The Telecon Pack would allow you to have the console on a side table at the back of the room with power cord tucked away, and avoid needing a wire to the television for the video and audio.

It connects via the AV port, and then broadcasts the composite signal via a Japanese TV channel.

It originally came with a satellite dish you could plug into your TV for reception, which I don’t have right now.

Picture courtesy of Sega Retro

But it actually works fine with a regular television antenna – as long as the TV can tune in Japanese stations. My current TV can, and the results are surprisingly decent. Powering up one of my favourites Makai Retsuden:

RGB via Framemeister for comparison below:

It also works fine with the FM adapter, which has the composite signal passed through the adapter cord.

It looks super neat this way.

FM adapter plus Telecon pack on Mark III is the original Sega Voltron console.

Grand Master Sega Voltron Challenge – Telecon Pack to Game Gear TV Tuner

So now we have a Sega console that broadcasts, and a Sega console that can accept broadcasts. Time for the ultimate combo!

The only Japanese TV tuner I have is from the white Game Gear, but unfortunately the white Game Gear needs repair, so I cannot make an all white Sega Voltron.

So I’ll sub in a working recapped Game Gear. I touched the TV tuner’s aerial to the Telecon pack’s aerial for maximum reception.

And there we have it.

Is it the least convenient way possible to officially play Mark III games? Almost certainly.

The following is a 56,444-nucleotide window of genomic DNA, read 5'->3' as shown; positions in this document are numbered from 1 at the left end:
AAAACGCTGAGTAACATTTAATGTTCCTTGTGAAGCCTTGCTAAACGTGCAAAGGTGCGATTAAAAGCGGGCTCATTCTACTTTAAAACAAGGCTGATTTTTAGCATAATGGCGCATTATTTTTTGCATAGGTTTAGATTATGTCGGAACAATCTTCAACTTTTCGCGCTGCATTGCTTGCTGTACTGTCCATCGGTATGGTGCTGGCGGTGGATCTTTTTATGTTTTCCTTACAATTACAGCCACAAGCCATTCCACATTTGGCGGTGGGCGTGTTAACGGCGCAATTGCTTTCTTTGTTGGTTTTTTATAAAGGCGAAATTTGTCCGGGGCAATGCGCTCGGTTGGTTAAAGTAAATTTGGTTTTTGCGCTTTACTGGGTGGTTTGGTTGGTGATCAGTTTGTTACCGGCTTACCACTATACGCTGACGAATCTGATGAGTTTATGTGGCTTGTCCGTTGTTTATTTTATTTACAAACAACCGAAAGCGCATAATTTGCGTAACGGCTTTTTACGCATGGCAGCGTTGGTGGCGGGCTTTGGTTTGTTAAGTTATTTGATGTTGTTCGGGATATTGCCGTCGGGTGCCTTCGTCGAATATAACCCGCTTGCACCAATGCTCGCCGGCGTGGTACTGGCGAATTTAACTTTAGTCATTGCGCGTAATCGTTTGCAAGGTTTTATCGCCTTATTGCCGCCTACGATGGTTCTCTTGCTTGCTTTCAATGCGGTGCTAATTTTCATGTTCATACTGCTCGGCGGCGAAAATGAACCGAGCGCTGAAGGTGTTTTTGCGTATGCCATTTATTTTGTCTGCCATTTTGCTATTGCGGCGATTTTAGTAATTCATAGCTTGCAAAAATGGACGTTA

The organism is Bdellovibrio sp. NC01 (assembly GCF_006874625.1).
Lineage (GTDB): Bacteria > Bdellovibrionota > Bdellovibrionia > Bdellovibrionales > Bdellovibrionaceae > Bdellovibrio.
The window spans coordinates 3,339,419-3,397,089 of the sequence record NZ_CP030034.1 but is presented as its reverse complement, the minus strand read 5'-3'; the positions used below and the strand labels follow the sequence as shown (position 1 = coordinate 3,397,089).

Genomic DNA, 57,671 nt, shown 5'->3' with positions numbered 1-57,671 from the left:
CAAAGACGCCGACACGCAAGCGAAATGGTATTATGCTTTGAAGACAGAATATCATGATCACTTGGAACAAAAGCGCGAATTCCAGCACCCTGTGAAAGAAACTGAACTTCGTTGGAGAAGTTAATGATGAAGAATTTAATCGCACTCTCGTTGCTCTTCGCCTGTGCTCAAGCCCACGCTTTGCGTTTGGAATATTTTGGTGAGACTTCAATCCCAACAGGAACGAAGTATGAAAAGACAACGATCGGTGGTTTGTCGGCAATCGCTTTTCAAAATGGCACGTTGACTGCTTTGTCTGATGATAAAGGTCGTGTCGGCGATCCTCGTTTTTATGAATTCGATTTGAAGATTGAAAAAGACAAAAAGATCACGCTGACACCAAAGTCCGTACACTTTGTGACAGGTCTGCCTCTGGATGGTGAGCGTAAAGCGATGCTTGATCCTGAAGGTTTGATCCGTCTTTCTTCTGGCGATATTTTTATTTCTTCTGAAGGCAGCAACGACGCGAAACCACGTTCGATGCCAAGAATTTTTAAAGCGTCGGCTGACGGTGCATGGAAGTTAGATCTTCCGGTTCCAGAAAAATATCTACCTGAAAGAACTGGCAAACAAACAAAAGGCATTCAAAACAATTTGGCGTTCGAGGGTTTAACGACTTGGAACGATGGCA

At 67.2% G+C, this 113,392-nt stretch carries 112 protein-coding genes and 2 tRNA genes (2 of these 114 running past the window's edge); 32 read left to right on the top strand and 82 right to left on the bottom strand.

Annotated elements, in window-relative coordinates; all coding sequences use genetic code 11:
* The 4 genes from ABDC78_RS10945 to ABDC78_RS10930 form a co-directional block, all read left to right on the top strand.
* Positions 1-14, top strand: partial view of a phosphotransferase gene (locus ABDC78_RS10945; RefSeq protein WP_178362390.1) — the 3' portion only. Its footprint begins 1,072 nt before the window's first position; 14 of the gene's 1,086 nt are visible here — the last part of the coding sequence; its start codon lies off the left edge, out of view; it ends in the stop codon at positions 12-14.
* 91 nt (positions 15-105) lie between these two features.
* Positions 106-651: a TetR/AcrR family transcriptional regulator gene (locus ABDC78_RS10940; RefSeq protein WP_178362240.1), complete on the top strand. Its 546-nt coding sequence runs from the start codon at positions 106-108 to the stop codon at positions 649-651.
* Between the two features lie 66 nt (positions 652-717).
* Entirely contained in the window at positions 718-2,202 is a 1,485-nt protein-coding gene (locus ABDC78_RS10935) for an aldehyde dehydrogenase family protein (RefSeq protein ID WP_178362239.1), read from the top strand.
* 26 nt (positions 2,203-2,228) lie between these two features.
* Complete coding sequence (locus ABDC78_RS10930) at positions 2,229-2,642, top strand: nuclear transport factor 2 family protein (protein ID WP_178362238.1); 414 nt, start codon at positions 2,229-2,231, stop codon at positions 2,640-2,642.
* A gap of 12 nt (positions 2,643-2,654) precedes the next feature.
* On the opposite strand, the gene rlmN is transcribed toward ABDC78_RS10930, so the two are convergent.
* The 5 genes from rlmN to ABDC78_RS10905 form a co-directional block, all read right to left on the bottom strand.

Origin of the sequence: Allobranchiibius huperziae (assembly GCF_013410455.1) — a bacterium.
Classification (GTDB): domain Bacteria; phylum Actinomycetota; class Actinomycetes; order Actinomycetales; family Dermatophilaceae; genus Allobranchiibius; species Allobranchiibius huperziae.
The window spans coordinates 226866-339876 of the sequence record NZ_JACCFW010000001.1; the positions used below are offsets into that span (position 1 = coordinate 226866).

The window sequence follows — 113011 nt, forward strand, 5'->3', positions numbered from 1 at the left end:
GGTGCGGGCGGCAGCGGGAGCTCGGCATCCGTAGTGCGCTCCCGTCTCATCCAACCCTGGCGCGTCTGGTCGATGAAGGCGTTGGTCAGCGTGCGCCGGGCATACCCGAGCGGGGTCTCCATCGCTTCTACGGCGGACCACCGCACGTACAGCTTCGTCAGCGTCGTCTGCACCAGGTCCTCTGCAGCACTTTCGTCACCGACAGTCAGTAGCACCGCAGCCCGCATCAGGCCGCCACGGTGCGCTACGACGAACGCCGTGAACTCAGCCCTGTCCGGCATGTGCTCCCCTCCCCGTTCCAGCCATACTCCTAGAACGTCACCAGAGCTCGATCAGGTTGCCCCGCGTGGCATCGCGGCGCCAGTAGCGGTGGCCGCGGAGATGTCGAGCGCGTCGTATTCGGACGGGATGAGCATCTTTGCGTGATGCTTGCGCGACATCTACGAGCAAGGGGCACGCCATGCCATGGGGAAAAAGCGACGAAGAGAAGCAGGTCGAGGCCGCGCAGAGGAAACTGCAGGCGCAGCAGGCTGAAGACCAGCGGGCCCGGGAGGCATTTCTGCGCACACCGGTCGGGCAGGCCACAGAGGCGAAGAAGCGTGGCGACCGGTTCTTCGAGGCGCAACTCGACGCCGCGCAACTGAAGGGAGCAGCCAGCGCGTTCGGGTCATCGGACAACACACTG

Sega Steering Wheel Handle Controller SH-400 (ハンドルコントローラ)

Here’s a pretty cool piece – the Sega Steering Wheel Handle Controller (ハンドルコントローラ)

It was designed for the SG1000, which had a few racing games like Safari Race

As shown on the side of the box.

And it was clearly styled to match the SG1000 II

But personally I think it’s best suited to playing Outrun – with FM audio – on the Mark III!



Mark III set up and ready to rock.

To be honest it’s slightly annoying to use, because Outrun requires you to hold one of the buttons to accelerate. But it oozes 80s charm, and this was the premium ‘Sega at home’ experience of the mid 80s.

Family Computer Robot (ファミリーコンピュータ ロボット) – The Japanese R.O.B.

You’ve likely heard the story of R.O.B. ‘The Robotic Operational Buddy’ for the NES. The story usually goes like this: when Nintendo wanted to bring their successful Family Computer console to America in 1985, the stores wouldn’t take it because they were afraid of losing money on video games, as there had just been a big video game market crash. So in order to get toy stores to stock the console, Nintendo initially bundled the NES with a toy robot and marketed it as an electronic toy instead.